Karen O’s breakout album just so so

Elizabeth Castillo, Reporter

Known for her wild and manic antics as the Yeah Yeah Yeah’s frontwoman, Karen O somewhat misses the mark in her gentle, lo-fi solo debut, “Crush Songs.”

The record begins with “Ooo,” a lullaby-like song that is soft and sweet, similar to the growing emotions of a crush. However, the track that follows the agreeable opener isn’t nearly as impressive. “Rapt” leaves me feeling confused. While at first the song seems promising with the juxtaposition of profane lyrics aptly describing love set to a gentle tune, it ends with a jarring yelp that feels misplaced and detracts from the sweetness carefully composed throughout the song.

The mixed success of the album continues with unappealing tracks such as “Comes the Night” and the unfinished “NYC Baby.” The eighth track, “So Far,” has a promising beginning and its folksy sound made me hopeful, but it ultimately left me disappointed and I felt as though important elements were missing.

While many of the songs left me dissatisfied, the biggest letdown of the album is “Visits,” which at a minute and a half, seems to drag along. O’s performance in the song is much too forced, and it is unsuccessfully experimental.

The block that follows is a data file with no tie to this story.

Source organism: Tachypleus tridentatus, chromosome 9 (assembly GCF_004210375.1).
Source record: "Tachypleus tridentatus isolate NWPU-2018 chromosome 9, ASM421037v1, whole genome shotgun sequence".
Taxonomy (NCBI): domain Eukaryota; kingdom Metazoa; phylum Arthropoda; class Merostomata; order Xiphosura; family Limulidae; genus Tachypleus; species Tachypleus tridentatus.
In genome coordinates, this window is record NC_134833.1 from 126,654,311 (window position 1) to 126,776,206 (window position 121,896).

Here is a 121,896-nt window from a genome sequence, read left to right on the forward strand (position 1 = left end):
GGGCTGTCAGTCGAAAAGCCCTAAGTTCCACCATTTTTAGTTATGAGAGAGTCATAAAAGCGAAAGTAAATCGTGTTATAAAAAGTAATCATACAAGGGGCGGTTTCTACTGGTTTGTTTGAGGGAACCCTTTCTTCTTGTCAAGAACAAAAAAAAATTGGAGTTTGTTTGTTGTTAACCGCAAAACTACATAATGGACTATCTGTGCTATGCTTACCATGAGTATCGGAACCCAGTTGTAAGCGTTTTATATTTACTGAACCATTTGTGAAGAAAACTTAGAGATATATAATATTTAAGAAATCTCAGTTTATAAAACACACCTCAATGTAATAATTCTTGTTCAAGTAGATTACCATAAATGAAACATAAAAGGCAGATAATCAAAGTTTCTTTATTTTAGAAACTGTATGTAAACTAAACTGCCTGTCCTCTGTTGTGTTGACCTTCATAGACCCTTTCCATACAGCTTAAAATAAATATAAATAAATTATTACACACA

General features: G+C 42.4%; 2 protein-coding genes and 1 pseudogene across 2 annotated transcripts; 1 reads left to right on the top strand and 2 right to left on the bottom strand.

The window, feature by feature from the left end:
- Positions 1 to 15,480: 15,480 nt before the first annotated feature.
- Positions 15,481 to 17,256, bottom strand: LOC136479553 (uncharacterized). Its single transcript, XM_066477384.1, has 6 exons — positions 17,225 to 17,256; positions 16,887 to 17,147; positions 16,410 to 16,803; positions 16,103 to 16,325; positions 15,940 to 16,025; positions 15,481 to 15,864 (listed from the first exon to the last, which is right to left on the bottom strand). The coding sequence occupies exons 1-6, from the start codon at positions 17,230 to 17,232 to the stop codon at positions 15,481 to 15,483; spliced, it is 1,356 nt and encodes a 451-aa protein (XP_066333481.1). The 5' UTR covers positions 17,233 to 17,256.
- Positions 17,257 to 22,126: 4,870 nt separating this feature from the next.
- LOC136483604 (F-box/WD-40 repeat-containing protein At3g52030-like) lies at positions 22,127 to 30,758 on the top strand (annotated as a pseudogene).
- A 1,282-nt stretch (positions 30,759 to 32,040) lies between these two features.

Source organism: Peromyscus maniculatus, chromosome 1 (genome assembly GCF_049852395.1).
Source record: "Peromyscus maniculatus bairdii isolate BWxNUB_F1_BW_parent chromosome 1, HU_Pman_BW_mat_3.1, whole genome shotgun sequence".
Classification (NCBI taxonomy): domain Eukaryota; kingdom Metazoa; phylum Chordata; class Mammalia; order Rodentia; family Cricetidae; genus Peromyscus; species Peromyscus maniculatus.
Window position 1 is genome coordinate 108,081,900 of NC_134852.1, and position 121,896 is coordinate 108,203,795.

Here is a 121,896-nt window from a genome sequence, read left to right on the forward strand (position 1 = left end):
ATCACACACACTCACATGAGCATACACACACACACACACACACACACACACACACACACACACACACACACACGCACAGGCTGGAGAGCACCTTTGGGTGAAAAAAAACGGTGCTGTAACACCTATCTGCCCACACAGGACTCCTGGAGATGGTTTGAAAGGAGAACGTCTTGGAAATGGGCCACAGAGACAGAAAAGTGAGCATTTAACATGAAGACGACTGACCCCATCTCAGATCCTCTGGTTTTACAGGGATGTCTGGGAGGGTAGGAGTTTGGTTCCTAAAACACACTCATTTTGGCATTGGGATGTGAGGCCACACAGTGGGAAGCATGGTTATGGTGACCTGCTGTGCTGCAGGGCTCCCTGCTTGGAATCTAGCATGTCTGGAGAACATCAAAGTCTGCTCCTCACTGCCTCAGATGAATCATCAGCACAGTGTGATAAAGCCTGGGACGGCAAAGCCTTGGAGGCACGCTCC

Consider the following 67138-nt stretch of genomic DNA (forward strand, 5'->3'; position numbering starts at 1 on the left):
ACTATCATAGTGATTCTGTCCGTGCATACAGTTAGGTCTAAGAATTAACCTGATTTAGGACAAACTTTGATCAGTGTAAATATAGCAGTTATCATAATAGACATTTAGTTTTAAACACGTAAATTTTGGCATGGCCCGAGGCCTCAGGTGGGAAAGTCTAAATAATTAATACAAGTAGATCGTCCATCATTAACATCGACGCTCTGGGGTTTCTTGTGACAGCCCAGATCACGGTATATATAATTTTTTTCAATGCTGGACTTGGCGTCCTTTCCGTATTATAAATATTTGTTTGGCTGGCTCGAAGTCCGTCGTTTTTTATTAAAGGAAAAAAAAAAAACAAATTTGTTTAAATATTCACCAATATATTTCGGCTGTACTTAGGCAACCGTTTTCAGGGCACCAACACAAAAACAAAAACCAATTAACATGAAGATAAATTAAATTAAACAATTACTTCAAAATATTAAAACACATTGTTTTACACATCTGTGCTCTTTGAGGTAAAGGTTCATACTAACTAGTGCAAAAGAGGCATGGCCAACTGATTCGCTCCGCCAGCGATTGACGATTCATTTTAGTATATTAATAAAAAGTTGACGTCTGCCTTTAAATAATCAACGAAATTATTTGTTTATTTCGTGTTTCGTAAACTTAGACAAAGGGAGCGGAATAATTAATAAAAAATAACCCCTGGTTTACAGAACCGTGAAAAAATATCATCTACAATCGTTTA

Just when I thought my heart was broken by this unfulfilling record, the best track – which is buried halfway through the album – finally begins. “Day Go By” is a hopeful song with playful lyrics that perfectly illustrate the giddiness, joy and affliction a new crush can often cause. O springs to life in this song claiming that her “pain is gone” and she “can’t stand still” because of the romantic emotions bubbling inside. “Crush Songs” would be much more notable if all the tracks reflected the sentiment of “Day Go By.”

While many of the songs on this short record left me wanting more, I was grateful that the second half of the album is slightly more successful. “Body” is a fitting song for O and it is reminiscent of how wonderfully unexpected her songs can become. “King” is a whimsical tribute to the fallen King of Pop, Michael Jackson, and the album thankfully ends on a positive note.

The final track, “Singalong,” is fittingly titled as O sings together with several others in a lighthearted manner. The song ends with a pleasant giggle and it leaves me hopeful that new, successfully soft songs similar to past hits “Maps” and “The Moon Song” are sure to emerge from this always unique, rock-star vocalist.